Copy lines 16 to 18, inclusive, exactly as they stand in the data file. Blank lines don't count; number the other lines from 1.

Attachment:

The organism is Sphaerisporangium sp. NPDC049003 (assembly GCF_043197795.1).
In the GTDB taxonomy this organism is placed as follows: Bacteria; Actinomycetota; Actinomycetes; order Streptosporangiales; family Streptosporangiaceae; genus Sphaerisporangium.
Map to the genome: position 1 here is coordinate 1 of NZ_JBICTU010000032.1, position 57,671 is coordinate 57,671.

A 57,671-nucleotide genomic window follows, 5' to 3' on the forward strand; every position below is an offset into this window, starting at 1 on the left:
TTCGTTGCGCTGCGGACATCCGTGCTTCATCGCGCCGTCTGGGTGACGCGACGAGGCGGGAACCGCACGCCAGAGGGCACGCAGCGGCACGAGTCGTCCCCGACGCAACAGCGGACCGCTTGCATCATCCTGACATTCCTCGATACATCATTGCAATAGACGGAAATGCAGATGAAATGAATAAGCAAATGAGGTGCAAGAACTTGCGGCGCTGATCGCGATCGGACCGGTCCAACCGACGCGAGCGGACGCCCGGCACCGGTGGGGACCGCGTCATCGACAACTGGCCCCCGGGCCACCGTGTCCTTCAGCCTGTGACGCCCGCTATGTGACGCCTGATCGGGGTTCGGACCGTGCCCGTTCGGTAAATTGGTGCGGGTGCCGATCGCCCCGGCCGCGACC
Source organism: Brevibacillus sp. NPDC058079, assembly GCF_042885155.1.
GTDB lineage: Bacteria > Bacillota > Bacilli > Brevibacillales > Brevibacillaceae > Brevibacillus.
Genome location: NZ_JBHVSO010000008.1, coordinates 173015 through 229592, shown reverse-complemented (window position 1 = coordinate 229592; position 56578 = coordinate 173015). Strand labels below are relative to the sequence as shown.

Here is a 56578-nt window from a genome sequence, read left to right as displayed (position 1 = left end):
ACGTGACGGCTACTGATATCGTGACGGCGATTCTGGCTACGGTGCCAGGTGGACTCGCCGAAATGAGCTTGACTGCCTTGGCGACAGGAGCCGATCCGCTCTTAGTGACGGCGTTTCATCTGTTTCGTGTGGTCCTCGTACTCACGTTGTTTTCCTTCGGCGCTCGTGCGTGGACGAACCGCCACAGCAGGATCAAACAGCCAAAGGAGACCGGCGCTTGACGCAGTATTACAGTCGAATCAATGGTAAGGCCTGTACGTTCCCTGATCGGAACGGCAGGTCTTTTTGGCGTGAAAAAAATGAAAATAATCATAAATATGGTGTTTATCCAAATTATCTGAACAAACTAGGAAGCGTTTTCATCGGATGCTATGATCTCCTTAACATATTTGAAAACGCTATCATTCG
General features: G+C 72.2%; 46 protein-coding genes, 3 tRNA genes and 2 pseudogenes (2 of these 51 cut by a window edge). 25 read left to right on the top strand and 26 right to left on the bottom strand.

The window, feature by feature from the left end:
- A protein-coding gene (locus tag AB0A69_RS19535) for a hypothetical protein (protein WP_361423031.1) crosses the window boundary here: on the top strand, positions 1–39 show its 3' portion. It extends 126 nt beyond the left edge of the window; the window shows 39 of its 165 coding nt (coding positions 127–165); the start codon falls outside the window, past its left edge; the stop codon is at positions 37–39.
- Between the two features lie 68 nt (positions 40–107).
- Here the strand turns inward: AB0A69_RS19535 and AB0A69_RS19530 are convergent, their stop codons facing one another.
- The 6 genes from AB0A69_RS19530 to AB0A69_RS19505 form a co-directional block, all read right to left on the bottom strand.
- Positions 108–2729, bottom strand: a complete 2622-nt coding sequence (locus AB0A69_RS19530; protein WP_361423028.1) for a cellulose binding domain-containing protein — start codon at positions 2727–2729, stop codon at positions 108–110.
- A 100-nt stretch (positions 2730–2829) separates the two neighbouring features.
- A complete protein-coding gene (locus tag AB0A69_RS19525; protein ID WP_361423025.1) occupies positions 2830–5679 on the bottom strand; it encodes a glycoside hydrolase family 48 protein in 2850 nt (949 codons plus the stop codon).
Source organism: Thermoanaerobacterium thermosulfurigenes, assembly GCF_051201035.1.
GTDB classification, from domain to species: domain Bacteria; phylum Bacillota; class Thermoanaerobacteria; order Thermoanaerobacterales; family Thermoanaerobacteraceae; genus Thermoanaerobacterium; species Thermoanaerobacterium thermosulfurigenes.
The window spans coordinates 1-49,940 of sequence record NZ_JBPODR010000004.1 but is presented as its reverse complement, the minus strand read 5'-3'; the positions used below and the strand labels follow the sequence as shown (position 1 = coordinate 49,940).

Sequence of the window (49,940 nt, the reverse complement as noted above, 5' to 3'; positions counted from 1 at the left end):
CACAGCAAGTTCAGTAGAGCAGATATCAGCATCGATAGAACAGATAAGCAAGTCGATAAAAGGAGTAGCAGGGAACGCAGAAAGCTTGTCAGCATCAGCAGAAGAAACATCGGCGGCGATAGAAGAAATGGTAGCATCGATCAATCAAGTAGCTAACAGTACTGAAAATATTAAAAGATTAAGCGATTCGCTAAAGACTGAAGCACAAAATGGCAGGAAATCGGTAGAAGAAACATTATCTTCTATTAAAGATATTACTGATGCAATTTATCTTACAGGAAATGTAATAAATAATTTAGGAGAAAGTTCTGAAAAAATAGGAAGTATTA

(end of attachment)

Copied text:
- The 6 genes from AB0A69_RS19530 to AB0A69_RS19505 form a co-directional block, all read right to left on the bottom strand.
- Positions 108–2729, bottom strand: a complete 2622-nt coding sequence (locus AB0A69_RS19530; protein WP_361423028.1) for a cellulose binding domain-containing protein — start codon at positions 2727–2729, stop codon at positions 108–110.
- A 100-nt stretch (positions 2730–2829) separates the two neighbouring features.